So why perchance am I sharing this scintillating bit of trivia in what is perhaps my last blog post of the year? Of course, there’s the reveling part but fortunately for you there’s more to it than that. As I mentioned both of these institutions are household names, have weathered the test of time and occasionally risen to the top of their competitive set–JUST LIKE KEDS. (Bet you didn’t see that one coming!)  Turning 100 in 2016, Keds is indeed a well-known brand that has played the fashion game effectively, getting hot at times without the usual melting away.  No doubt many have contributed to this success over the years, yet like new players on a college team, big gains often come with the new arrivals, a pattern I expect to see repeated with the arrival of Emily Culp, who was kind enough to spend time with me just before receiving The CMO Club’s Rising Star award.  This is part two of our winning interview (read part 1 here).  In it we cover the gamut from social listening to emerging channels like Snapchat, a marketer’s need for passion and the challenges of global initiatives.  I certainly got a big kick out of talking to Emily and I’m sure you will too.

Drew: I was at a customer service conference recently and one of the things that really struck me was how social listening and social customer service has advanced in the last couple of years to the point that not only are these people listening, obviously for the product issues but they’re also preemptively recommending changes to products based on things they hear. In some cases they even have a seat at the table for new product development because they’re so close to the customer. I’m just curious if social listening has played a part at all in your program or what role it does play?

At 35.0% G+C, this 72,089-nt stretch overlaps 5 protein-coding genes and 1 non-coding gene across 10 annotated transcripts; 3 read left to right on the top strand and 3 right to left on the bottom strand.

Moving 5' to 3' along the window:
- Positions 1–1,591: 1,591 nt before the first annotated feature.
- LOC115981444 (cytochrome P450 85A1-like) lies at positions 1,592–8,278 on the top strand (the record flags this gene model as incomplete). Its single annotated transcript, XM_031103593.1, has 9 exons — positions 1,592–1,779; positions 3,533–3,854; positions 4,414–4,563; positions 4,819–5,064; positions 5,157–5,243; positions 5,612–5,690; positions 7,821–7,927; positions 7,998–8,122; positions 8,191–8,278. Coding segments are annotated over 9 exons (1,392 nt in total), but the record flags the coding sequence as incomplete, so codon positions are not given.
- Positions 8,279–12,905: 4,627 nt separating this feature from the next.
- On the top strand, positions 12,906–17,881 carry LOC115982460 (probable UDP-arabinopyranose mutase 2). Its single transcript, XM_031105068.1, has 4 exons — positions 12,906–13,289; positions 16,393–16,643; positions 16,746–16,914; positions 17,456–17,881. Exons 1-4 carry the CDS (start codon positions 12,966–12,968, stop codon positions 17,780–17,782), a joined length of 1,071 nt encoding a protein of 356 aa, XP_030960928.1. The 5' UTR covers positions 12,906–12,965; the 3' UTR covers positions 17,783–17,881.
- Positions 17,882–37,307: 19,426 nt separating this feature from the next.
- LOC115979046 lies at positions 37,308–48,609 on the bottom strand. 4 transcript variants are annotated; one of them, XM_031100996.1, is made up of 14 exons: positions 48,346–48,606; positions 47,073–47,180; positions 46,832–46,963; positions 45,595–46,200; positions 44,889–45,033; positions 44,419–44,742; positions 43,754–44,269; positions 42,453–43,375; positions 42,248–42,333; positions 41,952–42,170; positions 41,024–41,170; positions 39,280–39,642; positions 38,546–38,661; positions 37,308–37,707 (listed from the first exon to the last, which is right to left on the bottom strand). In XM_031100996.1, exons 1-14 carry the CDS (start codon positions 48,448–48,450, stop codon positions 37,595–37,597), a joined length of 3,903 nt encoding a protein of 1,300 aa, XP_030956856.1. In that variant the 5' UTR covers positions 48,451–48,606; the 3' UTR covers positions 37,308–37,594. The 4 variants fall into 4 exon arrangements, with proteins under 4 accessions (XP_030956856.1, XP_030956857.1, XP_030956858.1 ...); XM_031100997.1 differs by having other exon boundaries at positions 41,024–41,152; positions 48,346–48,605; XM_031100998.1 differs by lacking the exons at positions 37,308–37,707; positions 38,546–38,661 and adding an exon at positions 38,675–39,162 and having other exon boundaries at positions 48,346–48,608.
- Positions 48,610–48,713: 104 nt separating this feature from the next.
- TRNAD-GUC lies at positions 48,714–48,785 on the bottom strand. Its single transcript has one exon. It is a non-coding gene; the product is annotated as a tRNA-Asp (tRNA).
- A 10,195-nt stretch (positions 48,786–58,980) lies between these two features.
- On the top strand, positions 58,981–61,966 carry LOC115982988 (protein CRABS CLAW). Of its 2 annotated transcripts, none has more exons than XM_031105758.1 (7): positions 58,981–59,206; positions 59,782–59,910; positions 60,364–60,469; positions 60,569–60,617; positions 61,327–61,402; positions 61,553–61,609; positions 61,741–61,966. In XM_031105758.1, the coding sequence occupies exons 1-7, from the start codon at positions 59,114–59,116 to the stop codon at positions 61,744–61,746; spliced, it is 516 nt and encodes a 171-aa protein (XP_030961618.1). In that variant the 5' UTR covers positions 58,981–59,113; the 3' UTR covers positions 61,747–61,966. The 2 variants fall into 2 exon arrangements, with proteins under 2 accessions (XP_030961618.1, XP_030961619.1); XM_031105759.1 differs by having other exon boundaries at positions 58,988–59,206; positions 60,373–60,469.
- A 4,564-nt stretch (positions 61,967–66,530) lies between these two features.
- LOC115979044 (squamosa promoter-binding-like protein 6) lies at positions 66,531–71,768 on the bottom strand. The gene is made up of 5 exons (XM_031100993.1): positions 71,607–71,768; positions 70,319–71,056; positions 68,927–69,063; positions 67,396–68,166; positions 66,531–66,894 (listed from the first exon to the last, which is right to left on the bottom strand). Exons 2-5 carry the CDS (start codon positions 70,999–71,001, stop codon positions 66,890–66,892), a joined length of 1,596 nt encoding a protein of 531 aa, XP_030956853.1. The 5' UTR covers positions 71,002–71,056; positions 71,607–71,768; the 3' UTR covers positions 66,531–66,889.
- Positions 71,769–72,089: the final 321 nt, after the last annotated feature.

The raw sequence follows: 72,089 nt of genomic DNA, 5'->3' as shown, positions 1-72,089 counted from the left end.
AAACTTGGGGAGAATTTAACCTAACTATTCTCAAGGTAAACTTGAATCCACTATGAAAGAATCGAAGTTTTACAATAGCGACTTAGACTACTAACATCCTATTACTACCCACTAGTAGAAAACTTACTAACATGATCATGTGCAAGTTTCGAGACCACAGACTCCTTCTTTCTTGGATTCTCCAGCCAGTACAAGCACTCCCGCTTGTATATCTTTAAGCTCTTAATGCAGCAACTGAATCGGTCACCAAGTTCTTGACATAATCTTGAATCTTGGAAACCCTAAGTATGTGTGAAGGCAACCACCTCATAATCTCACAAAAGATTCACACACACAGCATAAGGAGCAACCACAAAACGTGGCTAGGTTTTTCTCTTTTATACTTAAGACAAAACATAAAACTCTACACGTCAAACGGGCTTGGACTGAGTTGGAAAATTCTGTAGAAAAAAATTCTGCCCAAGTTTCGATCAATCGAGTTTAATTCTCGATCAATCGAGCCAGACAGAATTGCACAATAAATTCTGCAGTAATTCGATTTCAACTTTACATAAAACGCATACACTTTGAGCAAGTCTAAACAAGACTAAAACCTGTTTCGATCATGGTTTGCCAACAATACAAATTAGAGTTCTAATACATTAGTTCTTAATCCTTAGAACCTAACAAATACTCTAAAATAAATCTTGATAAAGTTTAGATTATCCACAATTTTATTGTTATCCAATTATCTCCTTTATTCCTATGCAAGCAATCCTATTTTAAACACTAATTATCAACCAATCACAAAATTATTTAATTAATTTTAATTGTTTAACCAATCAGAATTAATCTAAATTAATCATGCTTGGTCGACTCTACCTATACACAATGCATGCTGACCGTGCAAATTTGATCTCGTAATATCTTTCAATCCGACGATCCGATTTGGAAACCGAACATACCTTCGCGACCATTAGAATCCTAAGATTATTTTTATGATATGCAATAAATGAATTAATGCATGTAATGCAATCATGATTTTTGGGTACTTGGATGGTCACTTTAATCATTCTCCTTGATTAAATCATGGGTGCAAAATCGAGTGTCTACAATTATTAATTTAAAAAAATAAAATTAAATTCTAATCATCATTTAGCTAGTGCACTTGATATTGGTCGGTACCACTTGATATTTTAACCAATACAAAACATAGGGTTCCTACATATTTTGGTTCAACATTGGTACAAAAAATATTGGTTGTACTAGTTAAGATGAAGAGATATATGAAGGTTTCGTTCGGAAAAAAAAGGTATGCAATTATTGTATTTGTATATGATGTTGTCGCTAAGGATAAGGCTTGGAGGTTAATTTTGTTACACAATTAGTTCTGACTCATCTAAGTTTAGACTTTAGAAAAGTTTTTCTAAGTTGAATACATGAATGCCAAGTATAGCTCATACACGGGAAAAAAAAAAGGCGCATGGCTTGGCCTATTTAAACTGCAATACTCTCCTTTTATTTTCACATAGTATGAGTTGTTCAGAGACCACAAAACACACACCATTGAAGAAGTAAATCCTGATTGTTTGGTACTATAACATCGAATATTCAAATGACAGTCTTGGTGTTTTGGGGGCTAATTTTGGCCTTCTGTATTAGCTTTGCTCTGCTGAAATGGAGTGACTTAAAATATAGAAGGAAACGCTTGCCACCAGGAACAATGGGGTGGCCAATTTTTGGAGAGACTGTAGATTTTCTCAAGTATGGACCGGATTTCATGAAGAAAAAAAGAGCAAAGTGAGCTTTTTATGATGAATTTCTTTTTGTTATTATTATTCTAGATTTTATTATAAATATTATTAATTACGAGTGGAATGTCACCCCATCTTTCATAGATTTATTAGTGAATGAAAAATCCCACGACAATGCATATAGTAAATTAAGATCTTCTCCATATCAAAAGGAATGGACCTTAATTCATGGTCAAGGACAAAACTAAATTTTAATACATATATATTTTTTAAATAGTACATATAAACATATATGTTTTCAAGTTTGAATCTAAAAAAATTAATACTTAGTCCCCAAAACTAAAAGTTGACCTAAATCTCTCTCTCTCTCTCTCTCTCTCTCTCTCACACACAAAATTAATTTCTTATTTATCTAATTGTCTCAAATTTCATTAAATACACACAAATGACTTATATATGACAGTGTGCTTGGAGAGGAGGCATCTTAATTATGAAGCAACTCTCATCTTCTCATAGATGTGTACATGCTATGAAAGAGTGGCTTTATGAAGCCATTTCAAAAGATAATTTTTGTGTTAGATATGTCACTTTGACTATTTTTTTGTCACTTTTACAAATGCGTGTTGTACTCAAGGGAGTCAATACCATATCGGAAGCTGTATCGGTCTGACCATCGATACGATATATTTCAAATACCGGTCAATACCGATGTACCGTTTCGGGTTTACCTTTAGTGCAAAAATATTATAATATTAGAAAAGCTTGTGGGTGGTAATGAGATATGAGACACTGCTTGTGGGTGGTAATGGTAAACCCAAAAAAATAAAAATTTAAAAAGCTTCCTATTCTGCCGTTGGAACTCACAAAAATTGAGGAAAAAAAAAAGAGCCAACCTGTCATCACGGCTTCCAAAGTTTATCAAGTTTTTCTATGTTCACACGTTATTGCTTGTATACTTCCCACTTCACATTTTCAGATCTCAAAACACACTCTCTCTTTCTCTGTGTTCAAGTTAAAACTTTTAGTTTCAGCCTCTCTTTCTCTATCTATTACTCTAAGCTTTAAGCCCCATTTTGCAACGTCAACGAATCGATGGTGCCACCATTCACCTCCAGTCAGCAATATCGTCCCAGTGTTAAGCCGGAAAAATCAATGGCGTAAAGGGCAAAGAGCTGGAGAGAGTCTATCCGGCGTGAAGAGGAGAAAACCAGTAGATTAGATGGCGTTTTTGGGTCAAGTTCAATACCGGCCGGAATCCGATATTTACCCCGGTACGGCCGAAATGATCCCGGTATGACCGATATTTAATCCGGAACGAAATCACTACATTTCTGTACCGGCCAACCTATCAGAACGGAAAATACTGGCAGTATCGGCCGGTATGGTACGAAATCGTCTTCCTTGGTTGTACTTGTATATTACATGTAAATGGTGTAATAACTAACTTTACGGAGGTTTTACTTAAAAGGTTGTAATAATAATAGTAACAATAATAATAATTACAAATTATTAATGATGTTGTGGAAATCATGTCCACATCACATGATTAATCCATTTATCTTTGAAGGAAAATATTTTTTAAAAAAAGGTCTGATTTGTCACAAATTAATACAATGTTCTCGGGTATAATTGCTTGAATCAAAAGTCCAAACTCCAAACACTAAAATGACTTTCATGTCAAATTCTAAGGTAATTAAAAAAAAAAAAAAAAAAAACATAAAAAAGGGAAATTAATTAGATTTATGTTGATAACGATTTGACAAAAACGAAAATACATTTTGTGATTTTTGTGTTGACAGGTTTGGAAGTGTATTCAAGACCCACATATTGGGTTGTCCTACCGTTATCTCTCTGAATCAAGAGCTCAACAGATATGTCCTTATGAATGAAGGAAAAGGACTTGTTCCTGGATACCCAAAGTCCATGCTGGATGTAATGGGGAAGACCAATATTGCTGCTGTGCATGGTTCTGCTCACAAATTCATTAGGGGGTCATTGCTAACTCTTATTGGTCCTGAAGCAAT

It absolutely does. We listen to our consumers, engage them & make real-time changes to programs and products. We strongly believe our customers have the most important insights, hence we invite them to participate in Beta releases of new services and seed products early on to get feedback.

Because we have these amazing customers who love us and who are vocal when things go well and equally vocal when they don’t go well it is important to provide them with the level of engagement they desire with our brand. So this could take the form of providing feedback on advertising, testing to price elasticity, to literally just saying, “we’re between these two product names, which one do you like more?” And that way you create a loyalty, a genuine loyalty because you invite your customers into the process and you’re listening to them and asked upon their feedback.

Drew: It sounds like that could also be beginning of an influence service/advocacy program was well?

Yes, you’re right, there is nothing in exchange for it. Meaning, it’s just genuine love. I do this myself for three or four other brands that I’m ridiculously passionate about. I want to give feedback because I love to create products that I need or that would be slightly modified to my taste. In turn, if a company listens or engages me, then I will be a vocal advocate for them forever. I have told one story about Patagonia (100s of times) and their customer service simply because I love the brand and how they treated me.

Drew: You mentioned Snapchat. Every brand wants to figure out how to use it, but a lot have struggled. What’s working for you?

I fundamentally believe in Snapchat. So when I joined within the first 30 days, we officially launched our presence on the platform. For us right now, we are in the test and learn phase. Hence, I don’t think there is any secret sauce to share unfortunately, but we will learn quickly because it is where most of our 18 or 28-year-old woman are spending their time. Snapchat has became her favored platform along with Instagram and she has left Facebook for other uses, so that’s why it’s really, really important to me that we fully embrace this and drive forward with it but we’re still learning.